French ‘Flying Car’ Undergoes Testing for Special Forces
DefenseNews, April 30, 2014
In “Live and Let Die,” a black-clad James Bond silently flies in the night in a black hang glider and
lands on a mountain.
More than 40 years later, French special operations forces seek to do something similar, this time using a combination
hang glider-dune buggy under development.
A prototype flying dune buggy designed for the military is going through tests at an air base, said Jerome Dauffy,
chairman of Vaylon, a start-up company that developed the vehicle.
The need for a stealthy air transport was apparent in an attempted night rescue of a French secret service
agent held hostage in Somalia in January 2013. Insurgents heard the French helicopters flying in and were
armed and ready to thwart the mission.
The Commonwealth of Massachusetts is providing $3 million in funding to launch its Open Cloud project,
a university-industry partnership
to build a new public cloud computing infrastructure for big data innovation.
“Massachusetts Open Cloud will be a virtual laboratory to big data researchers and innovators in industry,
academia, and government across the Commonwealth,” Patrick said. “It will be a forum to experiment across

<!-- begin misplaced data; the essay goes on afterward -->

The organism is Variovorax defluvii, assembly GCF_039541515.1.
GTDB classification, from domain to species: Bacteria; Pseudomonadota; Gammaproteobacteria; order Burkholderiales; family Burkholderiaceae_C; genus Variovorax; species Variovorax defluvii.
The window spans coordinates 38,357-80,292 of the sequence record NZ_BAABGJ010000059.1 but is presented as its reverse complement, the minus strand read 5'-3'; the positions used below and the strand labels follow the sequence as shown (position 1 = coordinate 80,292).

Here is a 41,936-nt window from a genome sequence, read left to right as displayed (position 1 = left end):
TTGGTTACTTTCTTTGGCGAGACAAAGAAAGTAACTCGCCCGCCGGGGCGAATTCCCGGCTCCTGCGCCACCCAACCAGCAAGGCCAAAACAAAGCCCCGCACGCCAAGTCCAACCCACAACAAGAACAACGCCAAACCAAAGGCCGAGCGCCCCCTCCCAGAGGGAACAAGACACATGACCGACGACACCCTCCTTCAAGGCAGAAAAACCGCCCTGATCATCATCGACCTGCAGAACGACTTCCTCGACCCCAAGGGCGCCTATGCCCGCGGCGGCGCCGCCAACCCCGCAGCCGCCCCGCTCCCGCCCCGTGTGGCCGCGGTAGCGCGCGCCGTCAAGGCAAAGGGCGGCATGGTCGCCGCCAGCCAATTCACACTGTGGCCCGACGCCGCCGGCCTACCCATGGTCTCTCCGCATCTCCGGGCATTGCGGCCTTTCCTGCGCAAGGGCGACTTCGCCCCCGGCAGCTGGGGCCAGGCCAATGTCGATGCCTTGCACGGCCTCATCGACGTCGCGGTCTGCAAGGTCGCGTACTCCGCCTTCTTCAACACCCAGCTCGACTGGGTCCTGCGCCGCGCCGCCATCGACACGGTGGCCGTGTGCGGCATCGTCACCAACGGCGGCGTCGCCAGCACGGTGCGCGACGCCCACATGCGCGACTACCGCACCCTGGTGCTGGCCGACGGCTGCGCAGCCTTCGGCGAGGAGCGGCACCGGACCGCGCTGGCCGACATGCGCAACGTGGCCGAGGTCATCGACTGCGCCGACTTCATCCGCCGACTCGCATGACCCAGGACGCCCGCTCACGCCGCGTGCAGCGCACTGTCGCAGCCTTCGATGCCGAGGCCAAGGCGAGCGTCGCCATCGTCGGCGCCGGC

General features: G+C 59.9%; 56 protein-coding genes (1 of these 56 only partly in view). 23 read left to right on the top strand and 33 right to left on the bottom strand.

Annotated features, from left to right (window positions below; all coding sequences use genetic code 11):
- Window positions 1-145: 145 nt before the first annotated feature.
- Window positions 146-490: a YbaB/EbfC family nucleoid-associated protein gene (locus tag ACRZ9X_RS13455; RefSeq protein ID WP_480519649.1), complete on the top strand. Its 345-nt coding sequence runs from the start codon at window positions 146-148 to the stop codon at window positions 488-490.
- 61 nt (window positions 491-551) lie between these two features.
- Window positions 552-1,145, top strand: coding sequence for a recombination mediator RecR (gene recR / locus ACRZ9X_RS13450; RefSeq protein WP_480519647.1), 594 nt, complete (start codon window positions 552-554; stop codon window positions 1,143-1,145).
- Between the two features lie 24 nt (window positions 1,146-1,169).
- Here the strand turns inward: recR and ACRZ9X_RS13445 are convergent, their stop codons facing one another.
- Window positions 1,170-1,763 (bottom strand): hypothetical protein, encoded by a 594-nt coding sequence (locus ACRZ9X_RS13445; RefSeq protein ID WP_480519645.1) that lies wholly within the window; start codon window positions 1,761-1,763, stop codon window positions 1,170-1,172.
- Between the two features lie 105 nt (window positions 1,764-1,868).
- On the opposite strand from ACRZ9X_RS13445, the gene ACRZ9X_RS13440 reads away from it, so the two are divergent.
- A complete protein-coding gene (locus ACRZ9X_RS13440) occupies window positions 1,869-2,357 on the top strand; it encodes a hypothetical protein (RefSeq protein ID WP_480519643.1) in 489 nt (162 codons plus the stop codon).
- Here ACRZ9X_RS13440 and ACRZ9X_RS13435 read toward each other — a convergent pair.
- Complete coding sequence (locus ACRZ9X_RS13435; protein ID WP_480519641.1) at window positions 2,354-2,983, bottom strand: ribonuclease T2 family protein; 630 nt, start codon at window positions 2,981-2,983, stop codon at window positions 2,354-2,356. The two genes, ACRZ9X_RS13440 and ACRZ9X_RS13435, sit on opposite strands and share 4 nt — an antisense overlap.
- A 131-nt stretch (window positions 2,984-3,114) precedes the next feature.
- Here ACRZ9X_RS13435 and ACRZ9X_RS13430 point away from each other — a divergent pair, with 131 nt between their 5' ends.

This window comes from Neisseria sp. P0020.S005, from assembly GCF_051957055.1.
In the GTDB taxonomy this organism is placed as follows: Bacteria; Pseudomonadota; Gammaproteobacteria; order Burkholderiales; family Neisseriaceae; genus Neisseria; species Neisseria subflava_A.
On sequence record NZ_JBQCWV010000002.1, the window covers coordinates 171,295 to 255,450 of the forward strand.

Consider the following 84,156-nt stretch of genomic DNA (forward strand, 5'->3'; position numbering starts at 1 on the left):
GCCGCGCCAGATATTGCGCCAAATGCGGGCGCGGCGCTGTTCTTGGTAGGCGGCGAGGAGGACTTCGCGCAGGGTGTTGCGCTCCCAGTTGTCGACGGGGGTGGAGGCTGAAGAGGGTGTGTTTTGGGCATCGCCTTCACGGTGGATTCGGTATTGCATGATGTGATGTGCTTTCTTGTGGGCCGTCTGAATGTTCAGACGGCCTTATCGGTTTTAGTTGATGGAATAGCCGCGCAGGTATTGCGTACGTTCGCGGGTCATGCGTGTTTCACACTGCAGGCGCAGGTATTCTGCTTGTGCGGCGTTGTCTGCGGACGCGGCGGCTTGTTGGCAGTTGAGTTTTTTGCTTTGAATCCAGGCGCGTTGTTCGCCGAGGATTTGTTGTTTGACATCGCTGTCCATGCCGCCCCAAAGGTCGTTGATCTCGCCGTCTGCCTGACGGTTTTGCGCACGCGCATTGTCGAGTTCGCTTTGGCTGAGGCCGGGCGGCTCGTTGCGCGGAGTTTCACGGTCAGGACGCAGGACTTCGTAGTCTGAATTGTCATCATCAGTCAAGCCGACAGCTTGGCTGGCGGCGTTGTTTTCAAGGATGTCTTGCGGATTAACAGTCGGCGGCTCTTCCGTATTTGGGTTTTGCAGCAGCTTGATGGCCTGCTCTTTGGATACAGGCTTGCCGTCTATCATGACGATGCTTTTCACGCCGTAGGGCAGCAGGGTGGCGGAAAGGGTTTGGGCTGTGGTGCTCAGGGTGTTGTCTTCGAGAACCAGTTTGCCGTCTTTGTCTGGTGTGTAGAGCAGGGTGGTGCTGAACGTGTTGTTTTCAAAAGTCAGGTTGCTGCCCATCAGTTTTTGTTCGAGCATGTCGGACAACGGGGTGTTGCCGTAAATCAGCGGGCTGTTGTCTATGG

our silos with solutions to big problems.”
Google Autonomous Vehicles Are Working On Mastering City Street Driving
DailyTech, April 28, 2014
The big challenge for autonomous systems in driving on city streets is the unexpected. People stepping off curbs
into the street and vehicles unexpectedly merging are examples of challenges autonomous vehicles face in city driving.
More complications stem from the fact that bicyclists and motorcyclists might be using hand gestures to signal turns.
MongoDB and Cloudera are the successful leading vendors in the NoSQL and Hadoop markets, respectively, but both
firms figure they could be that much more successful if would-be customers weren't so confused about big data.
That’s the gist of the reasoning behind a deeper alliance between the two companies announced
Tuesday. As part of the deeper partnership, MongoDB and Cloudera say they will co-market and co-sell their
software as complementary big-data technologies. In case you couldn’t guess, MongoDB will be pitched
as an operational database for high-scale applications while Cloudera’s Hadoop-based Enterprise Data Hub will
be described as an analytical platform.
With all the hubbub about SQL-on-Hadoop options over the last year, what seems to be lost on many is
the fact that SQL access won’t exactly open up big data to the masses. If the arcane languages of MapReduce,
Pig, and so on are akin to ancient Latin, adding SQL to the language list is a bit like suggesting the use of
Enter Datameer, which offers a spreadsheet-on-Hadoop approach to exploring and analyzing data on
Hadoop. Datameer has been among the pioneers in supporting ad-hoc analysis, reporting, and analytics
directly on data in Hadoop, and with a 4.0 version released last week, it has enhanced the product's visual
data preparation and data analysis capabilities.